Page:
The Write Way to…

2 Dec

I used to have a Way I Write, and I was more or less proud of it. I was not a plotter, I wouldn’t touch an outline with a ten foot pole, and I never separated my story into chapters until the entire thing was finished. I also wrote my stories out of order, writing the scenes I could picture perfectly at the moment and then going back later to connect them and flesh things out.

Well, the last bit is still true, anyway. The others have slowly but surely changed over the last few months.

I’ve seen posts encouraging people to find their own way of writing and to not ever let someone else telling them they’re doing it wrong. In many ways, I agree. If it works for you, go ahead and do it. I love hearing about different people’s ways of planning and executing a story simply because they are often so very different.

But I think we need to remember, too, that just because you have a Way to Write now doesn’t mean it can’t change. I know I got so caught up in defining the ways that I write that I didn’t let myself explore other people’s methods as much as I could have. Who knows? You might find a new way of writing, one that works even better than the last.

Here are some methods I’ve encountered. I don’t use all of them, but I’ve tried most of them!


  • Outlining using flash cards, one scene per card
  • Outlining using colored sticky notes, one scene per note. One color for plot events, one color for character development milestones, etc.
  • Outlining chapter by chapter in summary form
  • Outlining like an ADHD goldfish with a love for shiny things (scribble down a three page outline. Realize three pages into story that you are going to be diverging from your outline. A lot. A lot a lot.) …in other words, how I do it 😀

Character development:

  • Fill out character forms (Adventures in Children’s Publishing has some great, very detailed ones) <— I love the idea of this, but have NO patience for it…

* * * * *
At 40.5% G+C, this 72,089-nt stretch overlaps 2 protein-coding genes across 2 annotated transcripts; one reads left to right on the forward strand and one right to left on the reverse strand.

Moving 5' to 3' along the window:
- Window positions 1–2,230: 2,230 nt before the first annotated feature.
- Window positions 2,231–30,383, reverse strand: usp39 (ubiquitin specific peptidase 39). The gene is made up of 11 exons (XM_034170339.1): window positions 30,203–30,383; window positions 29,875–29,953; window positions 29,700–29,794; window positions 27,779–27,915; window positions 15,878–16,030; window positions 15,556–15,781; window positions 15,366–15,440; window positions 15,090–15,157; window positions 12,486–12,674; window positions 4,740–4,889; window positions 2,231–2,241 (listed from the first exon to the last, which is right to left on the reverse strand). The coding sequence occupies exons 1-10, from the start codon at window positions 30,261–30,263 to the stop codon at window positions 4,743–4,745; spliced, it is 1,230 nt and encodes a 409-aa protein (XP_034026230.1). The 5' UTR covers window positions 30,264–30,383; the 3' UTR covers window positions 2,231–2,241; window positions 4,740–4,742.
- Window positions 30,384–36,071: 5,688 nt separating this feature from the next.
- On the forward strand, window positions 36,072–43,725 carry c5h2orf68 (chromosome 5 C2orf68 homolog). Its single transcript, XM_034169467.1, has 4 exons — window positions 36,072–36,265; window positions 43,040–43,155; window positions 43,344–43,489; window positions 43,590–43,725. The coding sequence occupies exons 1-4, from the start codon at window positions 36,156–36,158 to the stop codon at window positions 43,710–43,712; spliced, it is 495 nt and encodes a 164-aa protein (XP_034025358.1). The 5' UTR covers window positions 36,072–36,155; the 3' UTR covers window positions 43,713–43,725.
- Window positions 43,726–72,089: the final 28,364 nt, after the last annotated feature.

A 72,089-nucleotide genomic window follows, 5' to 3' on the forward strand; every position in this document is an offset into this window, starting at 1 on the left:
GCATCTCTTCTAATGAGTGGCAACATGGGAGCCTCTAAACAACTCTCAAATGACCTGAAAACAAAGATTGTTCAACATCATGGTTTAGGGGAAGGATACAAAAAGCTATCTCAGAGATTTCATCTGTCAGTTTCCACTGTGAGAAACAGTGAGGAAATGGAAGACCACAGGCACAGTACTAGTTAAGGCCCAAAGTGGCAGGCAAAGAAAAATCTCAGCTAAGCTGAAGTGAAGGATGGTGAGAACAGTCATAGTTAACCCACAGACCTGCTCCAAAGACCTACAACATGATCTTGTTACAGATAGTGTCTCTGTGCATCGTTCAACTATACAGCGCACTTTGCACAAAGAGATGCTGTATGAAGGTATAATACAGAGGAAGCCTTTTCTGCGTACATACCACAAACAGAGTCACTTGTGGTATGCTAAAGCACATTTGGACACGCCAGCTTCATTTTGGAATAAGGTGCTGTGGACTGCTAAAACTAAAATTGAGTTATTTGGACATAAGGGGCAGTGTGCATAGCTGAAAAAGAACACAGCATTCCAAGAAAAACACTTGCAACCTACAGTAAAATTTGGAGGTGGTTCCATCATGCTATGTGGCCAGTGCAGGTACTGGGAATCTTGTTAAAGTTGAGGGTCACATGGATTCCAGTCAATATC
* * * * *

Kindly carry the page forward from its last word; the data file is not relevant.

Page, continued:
• Write up tons and tons of backstory that fills up entire binders and is longer than the book itself
  • Interview your characters (I would do this, but my MC for HYBRID would clam up and my MC for the wip would look at me like I was crazy and then just…leave)
  • Write 1st POV snippets from all your character’s POVs, even the minor ones (I do this for characters who don’t have the POV but need to have their voices fleshed out)
  • Write present tense biographies for all your characters and read them in your head with all the solemnity of those History Channel guys with the deep voices (guilty)


  • Stare at a blank page and write down, stream of consciousness, whatever comes to mind that’s even vaguely related to the story (it works, too!)
  • Read other books in your genre until you’re inspired (done and done)
  • Bug your CPs on gchat until they agree to brainstorm with you. You’d be surprised how the ideas start flowing more easily once you’re talking to someone else about it (*raises hand*)
  • Write where in the story you are at the top of a blank page, write where you need to get at the bottom of the page, and try to build a bridge of events from one point to the other (works even better if you get fancy and start doodling actual bridges)
  • Watch TV and vegetate (heck, I’ve done just about every kind of brainstorming there is to do!)

Well, I think that’s enough for now. Hope some of these ideas catch your eye and help next time you need a new way to tackle a problem. Any other issues you’d like me to write up a list of methods for? 🙂

Any methods for tackling the above that work for you?


Kat Zhang is a Spoken Word poet and a Creative Writing major. She has recently signed with literary agent Emmanuelle Morgen and spends most of her free time whipping HYBRID–a book about a girl with two souls–into shape for submission to publishers. You can read more about her writing process and books at her blog.



28 Responses to “The Write Way to…”

  1. Ashley December 2, 2010 at 12:22 AM #

    This is good information, Kat, thanks a lot!

    My style of writing is breaking everything up in chapters, editing while I go, and of course procrastination:).
    I feel character development is fun. I love writing back-story, especially the stuff that would only bog down the book.

    • Kat Zhang December 2, 2010 at 2:51 PM #

      I love character development, too! Thanks for reading, Ashley 😀

  2. Julie Eshbaugh December 2, 2010 at 12:40 AM #